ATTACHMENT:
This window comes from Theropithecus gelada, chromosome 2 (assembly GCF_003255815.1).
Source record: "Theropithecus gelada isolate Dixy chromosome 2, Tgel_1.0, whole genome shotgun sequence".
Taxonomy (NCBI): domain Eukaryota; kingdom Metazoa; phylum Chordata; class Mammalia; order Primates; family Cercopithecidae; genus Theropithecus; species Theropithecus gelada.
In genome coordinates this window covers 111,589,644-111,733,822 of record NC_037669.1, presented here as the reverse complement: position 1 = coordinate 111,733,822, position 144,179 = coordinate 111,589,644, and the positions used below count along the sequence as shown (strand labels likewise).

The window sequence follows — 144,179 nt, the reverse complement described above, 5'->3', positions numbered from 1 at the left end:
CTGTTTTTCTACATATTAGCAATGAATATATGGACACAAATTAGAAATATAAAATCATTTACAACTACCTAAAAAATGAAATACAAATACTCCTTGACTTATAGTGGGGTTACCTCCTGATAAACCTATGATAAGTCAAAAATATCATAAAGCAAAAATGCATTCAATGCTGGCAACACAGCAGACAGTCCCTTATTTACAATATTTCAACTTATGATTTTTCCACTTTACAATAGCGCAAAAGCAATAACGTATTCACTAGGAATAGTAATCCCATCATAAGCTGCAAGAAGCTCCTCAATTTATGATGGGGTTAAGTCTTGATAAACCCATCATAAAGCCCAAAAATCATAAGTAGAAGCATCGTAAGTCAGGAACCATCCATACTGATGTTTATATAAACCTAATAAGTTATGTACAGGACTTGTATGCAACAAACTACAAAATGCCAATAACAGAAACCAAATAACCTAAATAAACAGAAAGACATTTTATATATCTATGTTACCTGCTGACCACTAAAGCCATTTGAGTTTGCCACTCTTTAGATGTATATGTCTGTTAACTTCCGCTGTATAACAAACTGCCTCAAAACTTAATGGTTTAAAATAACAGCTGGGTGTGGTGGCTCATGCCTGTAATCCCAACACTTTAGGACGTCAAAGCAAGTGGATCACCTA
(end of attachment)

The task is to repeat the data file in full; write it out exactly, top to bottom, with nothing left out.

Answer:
This window comes from Theropithecus gelada, chromosome 2 (assembly GCF_003255815.1).
Source record: "Theropithecus gelada isolate Dixy chromosome 2, Tgel_1.0, whole genome shotgun sequence".
Taxonomy (NCBI): domain Eukaryota; kingdom Metazoa; phylum Chordata; class Mammalia; order Primates; family Cercopithecidae; genus Theropithecus; species Theropithecus gelada.
In genome coordinates this window covers 111,589,644-111,733,822 of record NC_037669.1, presented here as the reverse complement: position 1 = coordinate 111,733,822, position 144,179 = coordinate 111,589,644, and the positions used below count along the sequence as shown (strand labels likewise).

The window sequence follows — 144,179 nt, the reverse complement described above, 5'->3', positions numbered from 1 at the left end:
CTGTTTTTCTACATATTAGCAATGAATATATGGACACAAATTAGAAATATAAAATCATTTACAACTACCTAAAAAATGAAATACAAATACTCCTTGACTTATAGTGGGGTTACCTCCTGATAAACCTATGATAAGTCAAAAATATCATAAAGCAAAAATGCATTCAATGCTGGCAACACAGCAGACAGTCCCTTATTTACAATATTTCAACTTATGATTTTTCCACTTTACAATAGCGCAAAAGCAATAACGTATTCACTAGGAATAGTAATCCCATCATAAGCTGCAAGAAGCTCCTCAATTTATGATGGGGTTAAGTCTTGATAAACCCATCATAAAGCCCAAAAATCATAAGTAGAAGCATCGTAAGTCAGGAACCATCCATACTGATGTTTATATAAACCTAATAAGTTATGTACAGGACTTGTATGCAACAAACTACAAAATGCCAATAACAGAAACCAAATAACCTAAATAAACAGAAAGACATTTTATATATCTATGTTACCTGCTGACCACTAAAGCCATTTGAGTTTGCCACTCTTTAGATGTATATGTCTGTTAACTTCCGCTGTATAACAAACTGCCTCAAAACTTAATGGTTTAAAATAACAGCTGGGTGTGGTGGCTCATGCCTGTAATCCCAACACTTTAGGACGTCAAAGCAAGTGGATCACCTA